Ethiopian intervention in Somalia 'a risk'
Nairobi - The United Nations warned on Thursday that Ethiopia's reported sending of troops into Somalia to fight Islamist rebels could worsen what is already the world's most severe humanitarian crisis.
"Local sources report that hundreds of Ethiopian troops entered Somalia on November 20 opening a new front against al-Shabaab," the UN Office for the Coordination of Humanitarian Affairs said in a report.
"The humanitarian community is deeply concerned about the consequences that this intervention could have on the already fragile humanitarian situation due to access to the population," the report warned.
"The intensification of the conflict in Somalia threatens to increase internal displacement," it added, the first time the United Nations has warned of the potentially dangerous consequences of Ethiopia's move.
Witnesses told AFP on November 19 that convoys of lorries and hundreds of Ethiopian troops crossed in south and central Somalia. Addis Ababa has denied its forces have crossed into the war-torn nation.
About 250 000 people in south and central Somalia face imminent starvation, the UN report added, despite massive international efforts to get emergency aid out to critically affected regions.
The al-Qaeda linked Shabaab are now battling Kenyan forces in the south, Ugandan and Burundian African Union forces in Mogadishu, and face Ethiopian troops in the west.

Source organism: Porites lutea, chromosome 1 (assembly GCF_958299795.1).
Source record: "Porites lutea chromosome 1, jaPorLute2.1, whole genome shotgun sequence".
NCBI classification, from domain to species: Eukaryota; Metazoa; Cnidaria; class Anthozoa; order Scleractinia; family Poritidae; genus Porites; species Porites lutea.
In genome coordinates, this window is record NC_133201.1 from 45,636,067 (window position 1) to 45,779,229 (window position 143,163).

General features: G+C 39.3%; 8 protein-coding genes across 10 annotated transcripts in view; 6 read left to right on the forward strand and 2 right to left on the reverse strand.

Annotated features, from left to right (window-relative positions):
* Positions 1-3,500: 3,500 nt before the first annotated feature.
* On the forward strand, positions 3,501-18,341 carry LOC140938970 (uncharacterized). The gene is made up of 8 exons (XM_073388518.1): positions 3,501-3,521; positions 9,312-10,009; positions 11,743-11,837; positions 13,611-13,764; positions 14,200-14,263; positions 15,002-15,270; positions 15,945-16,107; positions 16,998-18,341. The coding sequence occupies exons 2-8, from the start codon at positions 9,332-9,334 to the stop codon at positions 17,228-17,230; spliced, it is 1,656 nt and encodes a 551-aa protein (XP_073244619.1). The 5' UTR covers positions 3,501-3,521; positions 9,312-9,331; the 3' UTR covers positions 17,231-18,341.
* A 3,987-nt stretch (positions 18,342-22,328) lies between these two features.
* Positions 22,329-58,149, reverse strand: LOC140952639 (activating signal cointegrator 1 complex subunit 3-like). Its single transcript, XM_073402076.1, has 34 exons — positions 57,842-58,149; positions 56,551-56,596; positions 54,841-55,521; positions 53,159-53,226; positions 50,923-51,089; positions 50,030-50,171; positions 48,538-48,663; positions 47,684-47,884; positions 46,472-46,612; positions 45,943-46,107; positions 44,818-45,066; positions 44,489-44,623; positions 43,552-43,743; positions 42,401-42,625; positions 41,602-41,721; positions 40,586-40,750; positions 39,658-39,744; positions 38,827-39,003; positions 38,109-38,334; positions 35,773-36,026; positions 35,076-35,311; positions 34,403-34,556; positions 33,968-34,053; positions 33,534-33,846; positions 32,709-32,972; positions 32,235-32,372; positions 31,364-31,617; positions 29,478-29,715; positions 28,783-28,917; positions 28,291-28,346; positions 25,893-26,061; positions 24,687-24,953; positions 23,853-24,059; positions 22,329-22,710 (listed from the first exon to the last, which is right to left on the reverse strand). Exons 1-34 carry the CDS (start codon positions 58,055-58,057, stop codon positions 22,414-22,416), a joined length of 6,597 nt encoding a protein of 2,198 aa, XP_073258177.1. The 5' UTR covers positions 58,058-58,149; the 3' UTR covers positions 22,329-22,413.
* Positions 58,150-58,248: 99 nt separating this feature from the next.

Efforts to restore stability
Although the UN last week downgraded the number of famine zones by half, reclassifying three regions at emergency levels, the humanitarian crisis in central and southern Somalia remains the worst in the world.
Somalia's neighbours have recently renewed efforts to restore stability there after two decades of chaos, with Nairobi last week saying it was willing to deploy troops for the African Union force protecting the Somali government.
Ethiopia pulled out its soldiers from Somalia in 2009 after a two-year invasion that defeated an Islamist movement, but the group's military wing, the Shebab, regrouped to battle the troops and have waged a bloody war since.
Ugandan and Burundian soldiers making up the 9 700-strong AU force have been battling the Shabaab in the capital Mogadishu since deploying in 2007.
Ethiopia has said the decision on whether it will send troops to Somalia will be taken Friday at a heads of state meeting in Addis Ababa of the regional body, the Inter-Governmental Authority on Development.